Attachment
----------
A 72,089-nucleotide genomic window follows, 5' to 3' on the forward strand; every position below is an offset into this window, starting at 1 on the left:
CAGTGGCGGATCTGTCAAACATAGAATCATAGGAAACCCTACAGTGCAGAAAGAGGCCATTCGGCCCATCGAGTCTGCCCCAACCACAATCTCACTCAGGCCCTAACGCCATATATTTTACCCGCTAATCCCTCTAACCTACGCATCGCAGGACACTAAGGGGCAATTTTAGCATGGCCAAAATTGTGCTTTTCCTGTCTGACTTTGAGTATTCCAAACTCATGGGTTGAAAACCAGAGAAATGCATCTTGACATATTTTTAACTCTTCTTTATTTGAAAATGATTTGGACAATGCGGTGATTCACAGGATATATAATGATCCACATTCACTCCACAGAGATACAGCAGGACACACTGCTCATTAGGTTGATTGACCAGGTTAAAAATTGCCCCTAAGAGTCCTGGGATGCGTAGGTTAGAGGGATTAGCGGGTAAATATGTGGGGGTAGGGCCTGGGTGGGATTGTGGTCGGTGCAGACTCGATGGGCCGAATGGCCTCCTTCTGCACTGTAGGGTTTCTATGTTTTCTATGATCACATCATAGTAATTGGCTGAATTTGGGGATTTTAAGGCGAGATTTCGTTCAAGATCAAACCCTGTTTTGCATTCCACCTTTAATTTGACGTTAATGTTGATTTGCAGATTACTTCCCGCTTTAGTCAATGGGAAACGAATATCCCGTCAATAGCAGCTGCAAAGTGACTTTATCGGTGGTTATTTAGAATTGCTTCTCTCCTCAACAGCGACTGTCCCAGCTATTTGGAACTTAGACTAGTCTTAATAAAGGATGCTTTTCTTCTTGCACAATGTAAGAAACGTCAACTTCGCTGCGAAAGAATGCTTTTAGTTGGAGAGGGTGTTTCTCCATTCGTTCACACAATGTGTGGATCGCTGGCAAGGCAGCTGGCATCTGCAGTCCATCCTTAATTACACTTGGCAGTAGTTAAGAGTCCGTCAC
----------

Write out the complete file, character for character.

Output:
A 72,089-nucleotide genomic window follows, 5' to 3' on the forward strand; every position below is an offset into this window, starting at 1 on the left:
CAGTGGCGGATCTGTCAAACATAGAATCATAGGAAACCCTACAGTGCAGAAAGAGGCCATTCGGCCCATCGAGTCTGCCCCAACCACAATCTCACTCAGGCCCTAACGCCATATATTTTACCCGCTAATCCCTCTAACCTACGCATCGCAGGACACTAAGGGGCAATTTTAGCATGGCCAAAATTGTGCTTTTCCTGTCTGACTTTGAGTATTCCAAACTCATGGGTTGAAAACCAGAGAAATGCATCTTGACATATTTTTAACTCTTCTTTATTTGAAAATGATTTGGACAATGCGGTGATTCACAGGATATATAATGATCCACATTCACTCCACAGAGATACAGCAGGACACACTGCTCATTAGGTTGATTGACCAGGTTAAAAATTGCCCCTAAGAGTCCTGGGATGCGTAGGTTAGAGGGATTAGCGGGTAAATATGTGGGGGTAGGGCCTGGGTGGGATTGTGGTCGGTGCAGACTCGATGGGCCGAATGGCCTCCTTCTGCACTGTAGGGTTTCTATGTTTTCTATGATCACATCATAGTAATTGGCTGAATTTGGGGATTTTAAGGCGAGATTTCGTTCAAGATCAAACCCTGTTTTGCATTCCACCTTTAATTTGACGTTAATGTTGATTTGCAGATTACTTCCCGCTTTAGTCAATGGGAAACGAATATCCCGTCAATAGCAGCTGCAAAGTGACTTTATCGGTGGTTATTTAGAATTGCTTCTCTCCTCAACAGCGACTGTCCCAGCTATTTGGAACTTAGACTAGTCTTAATAAAGGATGCTTTTCTTCTTGCACAATGTAAGAAACGTCAACTTCGCTGCGAAAGAATGCTTTTAGTTGGAGAGGGTGTTTCTCCATTCGTTCACACAATGTGTGGATCGCTGGCAAGGCAGCTGGCATCTGCAGTCCATCCTTAATTACACTTGGCAGTAGTTAAGAGTCCGTCAC